Chapter Twenty: 2002–2003 359
Campus and Student Life
The 1,012 students in the first-year Class of 2002 represented forty-one states and fifteen
foreign countries. Of the 496 men and 516 women, 31 percent were from North Carolina;
45 percent were ranked in the top five percent of their high school graduating classes; 14
percent were minorities. The Graduate School welcomed 160 students; there were 119
new, full-time MBA students; 169 first-year students in the School of Law; thirty-two
first-year Divinity School students; and 108 first-year medical students.
The Old Gold and Black reported at the end of the academic year that Wake For-
est students participated in 130 clubs and organizations. While some groups were
specialized, with as few as ten members, others, like Student Union, were large and
covered a wide range of interests. Max Floyd, Director of Campus Recreation, stated
that 88 percent of women and 90 percent of men were involved in intramurals and
club sports. Over half of the student body volunteered in some way and gave gen-
erously, often through their Deacon Dollars, to good causes like the Brian Piccolo
Cancer Drive, which collected over $48,000 that year.
An estimated 57.8 percent of undergraduates received credit for study abroad
in the 2002–2003 academic year. According to Open Doors 2004, a report published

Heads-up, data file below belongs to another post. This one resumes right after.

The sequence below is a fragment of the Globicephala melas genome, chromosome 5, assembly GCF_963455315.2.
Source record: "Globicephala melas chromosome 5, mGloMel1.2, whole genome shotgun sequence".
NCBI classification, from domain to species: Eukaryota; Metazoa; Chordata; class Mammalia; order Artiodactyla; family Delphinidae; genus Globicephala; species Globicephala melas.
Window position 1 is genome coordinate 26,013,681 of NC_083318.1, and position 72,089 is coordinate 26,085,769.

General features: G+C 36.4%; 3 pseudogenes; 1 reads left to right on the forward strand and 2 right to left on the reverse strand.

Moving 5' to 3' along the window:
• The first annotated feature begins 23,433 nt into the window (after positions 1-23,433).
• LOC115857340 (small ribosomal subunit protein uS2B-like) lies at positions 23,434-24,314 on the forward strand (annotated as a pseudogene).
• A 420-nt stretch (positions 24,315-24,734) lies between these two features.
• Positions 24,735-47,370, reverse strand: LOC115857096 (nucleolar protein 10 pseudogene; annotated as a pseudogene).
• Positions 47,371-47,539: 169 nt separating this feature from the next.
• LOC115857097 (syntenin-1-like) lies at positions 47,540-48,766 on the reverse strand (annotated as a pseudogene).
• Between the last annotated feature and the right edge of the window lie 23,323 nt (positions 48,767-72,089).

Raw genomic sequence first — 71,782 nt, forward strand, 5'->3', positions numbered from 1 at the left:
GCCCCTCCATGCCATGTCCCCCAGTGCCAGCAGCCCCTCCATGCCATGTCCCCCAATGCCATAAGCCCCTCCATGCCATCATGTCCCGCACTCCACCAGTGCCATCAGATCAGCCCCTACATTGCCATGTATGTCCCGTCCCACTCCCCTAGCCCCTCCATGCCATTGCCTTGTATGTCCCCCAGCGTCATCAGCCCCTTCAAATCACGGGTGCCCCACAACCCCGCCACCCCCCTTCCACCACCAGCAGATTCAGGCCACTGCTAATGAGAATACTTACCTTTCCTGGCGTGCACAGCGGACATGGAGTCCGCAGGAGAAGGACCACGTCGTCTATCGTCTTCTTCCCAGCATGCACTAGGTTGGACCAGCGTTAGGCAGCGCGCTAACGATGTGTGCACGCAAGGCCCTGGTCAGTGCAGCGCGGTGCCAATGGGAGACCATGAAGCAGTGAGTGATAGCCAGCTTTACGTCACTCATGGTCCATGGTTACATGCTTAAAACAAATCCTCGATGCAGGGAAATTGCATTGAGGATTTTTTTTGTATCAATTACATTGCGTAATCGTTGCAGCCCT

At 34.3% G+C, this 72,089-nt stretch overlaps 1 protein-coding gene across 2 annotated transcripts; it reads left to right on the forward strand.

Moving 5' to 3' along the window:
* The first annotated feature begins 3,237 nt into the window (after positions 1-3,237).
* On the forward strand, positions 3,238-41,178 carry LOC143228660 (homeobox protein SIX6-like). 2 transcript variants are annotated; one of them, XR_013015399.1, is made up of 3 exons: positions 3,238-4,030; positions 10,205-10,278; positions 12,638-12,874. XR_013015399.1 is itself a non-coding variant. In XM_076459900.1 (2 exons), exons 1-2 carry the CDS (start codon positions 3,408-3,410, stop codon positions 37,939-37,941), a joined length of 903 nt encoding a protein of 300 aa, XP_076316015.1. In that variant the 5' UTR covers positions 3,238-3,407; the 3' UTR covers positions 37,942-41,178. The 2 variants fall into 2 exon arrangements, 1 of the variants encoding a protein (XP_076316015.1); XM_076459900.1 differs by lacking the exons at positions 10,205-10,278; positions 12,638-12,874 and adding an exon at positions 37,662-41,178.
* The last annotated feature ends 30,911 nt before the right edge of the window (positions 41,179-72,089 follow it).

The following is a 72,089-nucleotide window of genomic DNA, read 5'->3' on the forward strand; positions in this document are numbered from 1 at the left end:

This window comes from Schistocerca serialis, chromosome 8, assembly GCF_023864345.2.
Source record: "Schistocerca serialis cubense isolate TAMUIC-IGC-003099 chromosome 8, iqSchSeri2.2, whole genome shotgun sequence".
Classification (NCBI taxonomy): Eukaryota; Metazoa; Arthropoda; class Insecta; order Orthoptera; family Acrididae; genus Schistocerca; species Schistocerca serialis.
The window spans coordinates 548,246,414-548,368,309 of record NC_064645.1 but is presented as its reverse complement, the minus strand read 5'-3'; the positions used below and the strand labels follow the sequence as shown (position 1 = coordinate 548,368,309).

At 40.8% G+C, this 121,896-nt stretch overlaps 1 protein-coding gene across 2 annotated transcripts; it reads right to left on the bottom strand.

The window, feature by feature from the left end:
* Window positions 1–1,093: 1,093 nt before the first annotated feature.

by the Institute of International Education, Wake Forest was at the top of the list of
“Selected Institutions by Estimated Undergraduate Participation in Study Abroad:
Top 20 Doctoral/Research Institutions, 2002–2003.”
A new Wake Forest tradition began just before winter break, the Lighting of the
Quad. Initiated by a number of student groups, the quad was strung with lights, and
hot chocolate and cookies were offered. A large Christmas tree was placed in front of
Reynolda Hall and lit after representatives of a variety of interfaith campus groups—Jew-
ish, Christian, Islam, and Baha’i— spoke, and various campus a cappella groups sang.
Thomas Richard Jones, convicted of first-degree murder in connection with the
1996 wreck that killed sophomores Julie Hansen and Maia Witzl, pleaded guilty to
two counts of second-degree murder during a retrial in January 2003. He was sen-
tenced to between fifteen and eighteen years in prison minus the 6.5 years he had
Martha Mason talks about her life in an iron lung to Mary
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